In the Journals

Type 2 diabetes risk rises with more fruit juice, artificially sweetened beverage consumption

Adults who consume larger quantities of sweetened beverages, including fruit juices and those made with artificial sweeteners, are more likely to develop type 2 diabetes than those who drink smaller quantities, according to findings published in Diabetes Care.

Jean-Philippe Drouin-Chartier

“The relationship between the consumption of sugar-sweetened beverages (ie, soft drinks, punches, fruit drinks, sugared iced tea and sports drinks) and type 2 diabetes is supported by substantial epidemiologic evidence,” Jean-Philippe Drouin-Chartier, PhD, a postdoctoral fellow in the department of nutrition at the Harvard T.H. Chan School of Public Health, told Endocrine Today. “Even though consumption of 100% fruit juices has been considered a healthy alternative to sugar-sweetened beverages because of the vitamins and minerals in fruit juices, they typically contain similar amounts of sugar and calories as sugar-sweetened beverages, and epidemiologic evidence suggests that 100% fruit juices are also positively associated with risk of diabetes. This raises concerns for the negative health effects of sugary beverages, regardless of whether the sugar is added or naturally occurring.”

Drouin-Chartier and colleagues assessed sweetened beverage intake among participants in the Nurses’ Health Study (n = 121,701 women), the Nurses’ Health Study II (n = 116,430 women) and the Health Professional’ Follow-up Study (n = 51,529 men). Participants self-reported their intake at 4-year intervals using food frequency questionnaires, with serving sizes of 8 oz used for analysis. Diabetes status was self-reported and confirmed by the researchers at 2-year intervals. These data allowed the researchers to calculate diabetes risk.

Diabetes risk was greater for those who increased their intake of any sugary beverage by more than 0.5 servings per day vs. those who did not have a substantial change (HR = 1.16; 95% CI, 1.01-1.34). Diabetes risk also was greater for those who increased their intake of sugar-sweetened beverages (HR = 1.09; 95% CI, 1.03-1.17), 100% fruit juices (HR = 1.15; 95% CI, 1.07-1.23) and artificially sweetened beverages (HR = 1.18; 95% CI, 1.02-1.36) by more than 0.5 servings per day vs. those who did not have a substantial change.

Diabetes and sugar 2019 adobe 
Adults who consume larger quantities of sweetened beverages, including fruit juices and those made with artificial sweeteners, are more likely to develop type 2 diabetes than those who drink smaller quantities.
Source: Adobe Stock

When examining habitual changes over 4 years, the researchers found that diabetes risk was higher if a participant went from less than one weekly serving of a sugary beverage to one or more daily servings vs. those who maintained weekly servings of less than one (HR = 1.15; 95% CI, 0.98-1.35). Similarly, diabetes risk was 23% greater for those who consistently drank at least one serving per day (95% CI, 15-33) and 9% greater for those who went from drinking one or more daily servings to less than one weekly serving (95% CI, –5 to 25).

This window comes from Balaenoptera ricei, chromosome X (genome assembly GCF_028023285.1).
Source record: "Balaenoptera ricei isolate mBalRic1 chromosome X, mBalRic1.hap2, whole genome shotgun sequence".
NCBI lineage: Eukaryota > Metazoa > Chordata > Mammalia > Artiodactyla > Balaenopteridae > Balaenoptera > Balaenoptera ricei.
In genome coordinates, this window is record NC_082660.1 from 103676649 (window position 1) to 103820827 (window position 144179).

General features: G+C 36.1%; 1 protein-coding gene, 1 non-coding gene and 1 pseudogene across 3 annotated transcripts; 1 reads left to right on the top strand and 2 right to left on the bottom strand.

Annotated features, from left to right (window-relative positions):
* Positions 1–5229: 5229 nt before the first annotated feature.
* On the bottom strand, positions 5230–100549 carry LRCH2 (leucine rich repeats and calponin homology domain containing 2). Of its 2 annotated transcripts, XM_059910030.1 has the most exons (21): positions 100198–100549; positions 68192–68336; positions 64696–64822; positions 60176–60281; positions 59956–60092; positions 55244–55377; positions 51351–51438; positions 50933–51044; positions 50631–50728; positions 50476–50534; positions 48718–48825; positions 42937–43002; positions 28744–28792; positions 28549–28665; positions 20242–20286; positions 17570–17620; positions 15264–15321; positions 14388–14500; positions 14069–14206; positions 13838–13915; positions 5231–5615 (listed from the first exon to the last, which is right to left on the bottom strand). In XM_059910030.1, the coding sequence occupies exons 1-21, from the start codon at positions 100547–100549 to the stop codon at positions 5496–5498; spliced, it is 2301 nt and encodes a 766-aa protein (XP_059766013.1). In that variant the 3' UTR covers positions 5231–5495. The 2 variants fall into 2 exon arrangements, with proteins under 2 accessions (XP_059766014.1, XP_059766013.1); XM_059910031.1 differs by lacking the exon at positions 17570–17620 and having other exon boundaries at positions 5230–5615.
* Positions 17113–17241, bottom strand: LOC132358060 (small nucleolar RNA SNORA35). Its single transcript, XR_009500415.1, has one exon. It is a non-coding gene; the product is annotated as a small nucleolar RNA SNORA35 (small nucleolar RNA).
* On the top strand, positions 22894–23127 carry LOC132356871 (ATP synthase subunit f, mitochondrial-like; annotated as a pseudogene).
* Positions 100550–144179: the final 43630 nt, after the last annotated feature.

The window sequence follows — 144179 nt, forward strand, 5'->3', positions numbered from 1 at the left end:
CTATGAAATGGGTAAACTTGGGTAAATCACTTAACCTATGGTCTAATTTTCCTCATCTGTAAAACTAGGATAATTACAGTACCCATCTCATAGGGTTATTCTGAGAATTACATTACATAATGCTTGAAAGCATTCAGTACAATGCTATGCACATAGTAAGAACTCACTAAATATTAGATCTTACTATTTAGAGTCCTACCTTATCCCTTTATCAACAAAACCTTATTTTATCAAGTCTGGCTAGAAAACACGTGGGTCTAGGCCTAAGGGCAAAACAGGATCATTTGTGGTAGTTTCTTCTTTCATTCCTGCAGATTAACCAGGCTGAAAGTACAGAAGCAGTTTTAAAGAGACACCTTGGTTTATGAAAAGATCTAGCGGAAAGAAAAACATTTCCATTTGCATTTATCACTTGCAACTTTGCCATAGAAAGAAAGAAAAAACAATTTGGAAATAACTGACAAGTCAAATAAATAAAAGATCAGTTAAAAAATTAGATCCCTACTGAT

The researchers also wrote that “for artificially sweetened beverages, any increase in consumption was associated with a higher risk,” but noted that these findings were less clear cut.

“The findings regarding artificially sweetened beverages should be interpreted with caution due to the possibility of reverse causation — individuals already at high risk for diabetes may switch from sugary beverages to diet drinks — and surveillance bias — high-risk individuals are more likely to be screened for diabetes and thus diagnosed more rapidly,” Drouin-Chartier said.

The researchers furthered stated that diabetes risk was reduced if a participant drank one daily serving of coffee instead of a sugary drink (HR = 0.9; 95% CI, 0.88-0.92) or instead of an artificially sweetened beverage (HR = 0.91; 95% CI, 0.88-0.93). In addition, diabetes risk was reduced if participants drank one daily serving of tea instead of a sugary drink (HR = 0.93; 95% CI, 0.9-0.95) or instead of an artificially sweetened beverage (HR = 0.94; 95% CI, 0.91-0.96). Similarly, diabetes risk was reduced if participants drank one daily serving of 0% to 2% milk instead of a sugary drink (HR = 0.94; 95% CI, 0.91-0.97) or instead of an artificially sweetened beverage (HR = 0.94; 95% CI, 0.91-0.97). Lastly, diabetes risk was reduced if participants drank one daily serving of water instead of a sugary drink (HR = 0.98; 95% CI, 0.95-1) or instead of an artificially sweetened beverage (HR = 0.99; 95% CI, 0.97-1.01).

“The study provides further evidence demonstrating the health benefits associated with decreasing sugary beverage consumption and replacing these drinks with healthier alternatives like water, coffee or tea. The study results are in line with current recommendations to replace sugary beverages with noncaloric beverages free of artificial sweeteners,” Drouin-Chartier said. – by Phil Neuffer

Disclosures: Drouin-Chartier reports he has received speaker and consultant honoraria from Dairy Farmers of Canada. The other authors report no relevant financial disclosures.